A new role for water bodies in the city – BangaloreNovember 17, 2012
A New role for tanks in the city
Silt trap – Storm-water drain with silt is separated from the main lake. The silt will need regular removal.
Known as the city of tanks for years Bangalore has seen large scale destruction and encroachment of its surface water bodies over the year. Public outcry, activist groups and the courts have ensured that some efforts are on to save what remains and conserve these water structures for the city.
Built primarily as irrigation structures these tanks have outlived that particular purpose as urbanization has changed land use and converted the ‘atchcuts’ or command areas, where crops used to be grown , into primarily housing but also other sites. These tanks were also not perennial; most of them would go dry during summer. What is therefore a new role for them in a modern city?
NEW ROLE: Tanks could serve many a purpose in the modern urban context. They could be space for bio-diversity, acting as a wetland where many birds and aquatic life could flourish. They could be a recreational space, where such activities as walking, jogging, boating and even swimming could happen. They could be micro-environment moderating space cooling with evaporation and water vapour during the hot summer months. They could hold storm water during heavy rains and act as a water buffer moderating floods. They could be percolating structures recharging the groundwater among many other roles.
The best and most appropriate as well as sustainable role for the water bodies seems to be that of recipients of treated sewage water. The city gets over 1400 million litres per day from the Arkavathy and Cauvery rivers. Waters which are not natural on the city as rain but piped and brought from far to quench the thirst of the city. Of this 80 % or over 1120 million litres per day will flow as waste-water or sewage as commonly known. This water will need to be treated , nutrients and pollutants removed if we have to do justice to the ecosystem. The best way to do this is to locate decentralized and well distributed sewage treatment plants attached to all the remaining tanks of our city.
In addition to the sewage flows over 3000 million litres per day equivalent falls as rain on the city. Over half of this can be picked up in the tanks if they are designed properly to receive the waters from urban catchments.
There are many examples dotting the landscape. The tank at Lalbagh has been refurbished and receives water from the small sewage treatment plant set up upstream of it. Almost 1.5 million litres per day thus becomes perennial flow to the tank keeping it full. This recharges the groundwater and makes it available as open well water and bore-well water to slake the thirst of Lalbagh.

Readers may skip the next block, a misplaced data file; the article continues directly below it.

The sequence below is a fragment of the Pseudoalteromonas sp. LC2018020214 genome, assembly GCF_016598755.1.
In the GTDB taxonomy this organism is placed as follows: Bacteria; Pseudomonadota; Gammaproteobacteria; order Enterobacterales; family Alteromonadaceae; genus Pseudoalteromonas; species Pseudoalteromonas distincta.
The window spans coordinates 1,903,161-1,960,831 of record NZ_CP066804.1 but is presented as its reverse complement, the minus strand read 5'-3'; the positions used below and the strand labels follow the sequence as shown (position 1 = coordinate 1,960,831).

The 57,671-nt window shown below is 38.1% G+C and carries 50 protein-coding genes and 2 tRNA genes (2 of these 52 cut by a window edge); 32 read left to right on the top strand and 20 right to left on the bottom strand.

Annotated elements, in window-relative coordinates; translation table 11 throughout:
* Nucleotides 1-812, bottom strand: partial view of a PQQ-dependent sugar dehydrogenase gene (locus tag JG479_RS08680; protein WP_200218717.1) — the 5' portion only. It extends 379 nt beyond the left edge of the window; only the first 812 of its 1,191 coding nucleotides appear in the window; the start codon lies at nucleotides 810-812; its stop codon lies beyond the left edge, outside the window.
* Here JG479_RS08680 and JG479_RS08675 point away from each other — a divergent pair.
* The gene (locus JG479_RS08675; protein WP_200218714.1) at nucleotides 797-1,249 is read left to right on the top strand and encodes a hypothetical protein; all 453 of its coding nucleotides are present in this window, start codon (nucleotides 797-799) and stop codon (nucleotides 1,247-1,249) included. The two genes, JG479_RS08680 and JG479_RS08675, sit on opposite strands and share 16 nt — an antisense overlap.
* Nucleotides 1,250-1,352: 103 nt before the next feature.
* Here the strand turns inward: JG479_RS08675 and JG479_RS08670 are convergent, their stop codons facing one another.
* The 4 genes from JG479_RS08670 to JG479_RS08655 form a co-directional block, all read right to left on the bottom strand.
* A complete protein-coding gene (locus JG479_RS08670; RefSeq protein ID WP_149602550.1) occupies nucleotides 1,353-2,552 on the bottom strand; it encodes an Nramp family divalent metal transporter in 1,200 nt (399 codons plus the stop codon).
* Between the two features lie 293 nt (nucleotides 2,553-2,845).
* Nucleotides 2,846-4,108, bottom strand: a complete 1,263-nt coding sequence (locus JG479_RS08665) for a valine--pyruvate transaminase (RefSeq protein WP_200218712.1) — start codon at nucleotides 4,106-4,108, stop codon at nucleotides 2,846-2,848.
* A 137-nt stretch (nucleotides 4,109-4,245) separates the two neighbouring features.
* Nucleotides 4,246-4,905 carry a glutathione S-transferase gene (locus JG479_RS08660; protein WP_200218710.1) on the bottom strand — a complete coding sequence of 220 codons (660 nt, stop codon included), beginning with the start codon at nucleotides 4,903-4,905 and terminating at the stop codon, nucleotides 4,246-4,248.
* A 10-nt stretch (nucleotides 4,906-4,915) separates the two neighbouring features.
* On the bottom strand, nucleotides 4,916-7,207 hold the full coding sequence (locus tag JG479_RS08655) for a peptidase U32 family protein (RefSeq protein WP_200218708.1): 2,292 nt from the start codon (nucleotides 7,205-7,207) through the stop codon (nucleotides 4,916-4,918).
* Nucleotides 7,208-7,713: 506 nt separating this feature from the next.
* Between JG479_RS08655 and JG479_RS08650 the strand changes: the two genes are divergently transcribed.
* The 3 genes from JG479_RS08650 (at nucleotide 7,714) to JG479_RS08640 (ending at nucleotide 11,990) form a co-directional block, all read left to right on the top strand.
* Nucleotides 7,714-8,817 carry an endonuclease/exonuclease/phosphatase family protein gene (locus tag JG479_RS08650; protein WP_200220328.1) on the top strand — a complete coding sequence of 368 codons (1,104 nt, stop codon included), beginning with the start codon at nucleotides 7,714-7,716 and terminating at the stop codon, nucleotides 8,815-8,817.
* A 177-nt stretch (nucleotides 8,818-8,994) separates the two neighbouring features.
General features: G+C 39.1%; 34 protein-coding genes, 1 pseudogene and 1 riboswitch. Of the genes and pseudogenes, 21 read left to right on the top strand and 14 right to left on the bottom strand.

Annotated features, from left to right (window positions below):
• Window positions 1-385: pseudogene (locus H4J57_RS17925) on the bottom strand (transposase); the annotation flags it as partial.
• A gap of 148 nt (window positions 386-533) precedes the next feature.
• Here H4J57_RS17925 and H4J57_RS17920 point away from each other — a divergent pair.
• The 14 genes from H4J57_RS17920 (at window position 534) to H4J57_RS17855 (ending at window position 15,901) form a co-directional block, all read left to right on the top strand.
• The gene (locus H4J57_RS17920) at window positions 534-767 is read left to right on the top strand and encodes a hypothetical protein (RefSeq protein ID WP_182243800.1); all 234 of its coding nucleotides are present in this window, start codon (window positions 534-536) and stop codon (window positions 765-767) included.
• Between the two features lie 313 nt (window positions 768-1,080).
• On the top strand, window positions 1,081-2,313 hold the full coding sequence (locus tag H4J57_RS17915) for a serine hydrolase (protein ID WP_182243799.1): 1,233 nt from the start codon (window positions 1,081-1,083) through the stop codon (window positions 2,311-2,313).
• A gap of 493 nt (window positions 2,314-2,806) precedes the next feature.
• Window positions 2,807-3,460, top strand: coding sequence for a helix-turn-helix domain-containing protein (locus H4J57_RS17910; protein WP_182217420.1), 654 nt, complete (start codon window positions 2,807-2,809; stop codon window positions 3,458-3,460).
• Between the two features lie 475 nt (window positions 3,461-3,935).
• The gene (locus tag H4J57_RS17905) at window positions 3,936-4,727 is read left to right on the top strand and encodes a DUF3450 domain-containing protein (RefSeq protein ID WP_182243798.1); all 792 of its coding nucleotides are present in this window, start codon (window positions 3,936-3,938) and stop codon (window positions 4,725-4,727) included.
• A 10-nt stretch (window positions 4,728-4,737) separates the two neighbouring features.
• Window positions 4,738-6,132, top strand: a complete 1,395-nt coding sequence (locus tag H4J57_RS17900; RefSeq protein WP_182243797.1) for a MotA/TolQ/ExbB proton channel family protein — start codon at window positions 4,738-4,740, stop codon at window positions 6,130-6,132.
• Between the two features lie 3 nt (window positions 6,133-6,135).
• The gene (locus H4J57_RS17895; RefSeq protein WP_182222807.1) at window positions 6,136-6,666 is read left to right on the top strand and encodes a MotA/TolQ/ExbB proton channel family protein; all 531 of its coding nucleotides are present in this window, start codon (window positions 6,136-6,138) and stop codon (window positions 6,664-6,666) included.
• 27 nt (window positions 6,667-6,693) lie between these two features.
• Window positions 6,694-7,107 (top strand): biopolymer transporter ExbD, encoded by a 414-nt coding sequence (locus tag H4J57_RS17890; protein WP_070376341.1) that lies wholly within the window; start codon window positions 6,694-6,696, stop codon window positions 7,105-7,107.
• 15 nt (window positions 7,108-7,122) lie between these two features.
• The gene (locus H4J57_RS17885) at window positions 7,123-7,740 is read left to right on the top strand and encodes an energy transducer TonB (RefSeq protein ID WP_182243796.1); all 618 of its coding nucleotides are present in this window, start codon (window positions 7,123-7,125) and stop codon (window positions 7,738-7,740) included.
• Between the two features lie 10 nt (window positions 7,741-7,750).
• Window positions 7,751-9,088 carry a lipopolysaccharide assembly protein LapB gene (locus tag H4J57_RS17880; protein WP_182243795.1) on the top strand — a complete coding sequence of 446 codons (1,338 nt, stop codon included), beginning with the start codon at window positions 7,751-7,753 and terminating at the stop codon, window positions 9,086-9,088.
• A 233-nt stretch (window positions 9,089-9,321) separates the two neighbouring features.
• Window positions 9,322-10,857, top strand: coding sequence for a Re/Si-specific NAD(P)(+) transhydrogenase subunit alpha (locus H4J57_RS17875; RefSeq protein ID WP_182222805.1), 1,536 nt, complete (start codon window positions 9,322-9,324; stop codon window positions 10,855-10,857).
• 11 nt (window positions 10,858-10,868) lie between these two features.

Nagavara tank receives treated waste-water from the Jakkur sewage treatment plant and is always full of water for recreational activities.
Jakkur tank, with a water spread of 50 Hectares, has a 10 million litres per day sewage treatment plant located upstream of the tank. The treated waste-water is let into an artificial wetland for further biological treatment before it reaches the main water body of the tank. This then recharges the groundwater around the water body and fills up the surrounding wells and bore-wells.
In the absence of a legal and institutional framework and a managed groundwater policy a bore-well has been sunk by a private person nearby and the water is being sold in tankers to the nearby residents. The city has invested hugely in both the waste-water treatment plant and the tank itself but the benefits of recharge are being taken by private bore-well owners nearby.
In theory at least 10 million litres per day could be available from the groundwater surrounding the tank if recharge is maintained well and could be supplied to 100,000 people at 100 litres per day.
There is a groundwater act passed recently and a groundwater authority has been created. This board should focus on such opportunities and see how the groundwaters can be brought to augment the city supplies as a public good rather than a private good.
The road ahead: The utilization of tanks to receive treated waste-water and then to pick it up as groundwater has tremendous potential for the city. Institutions and the law should quickly move to make this possible. The water shortage of Bangalore and in fact most cities in the Deccan Plateau can be overcome and the lakes saved if such an approach is adopted. This is truly integrated water management for the city. Are we ready to be water wise?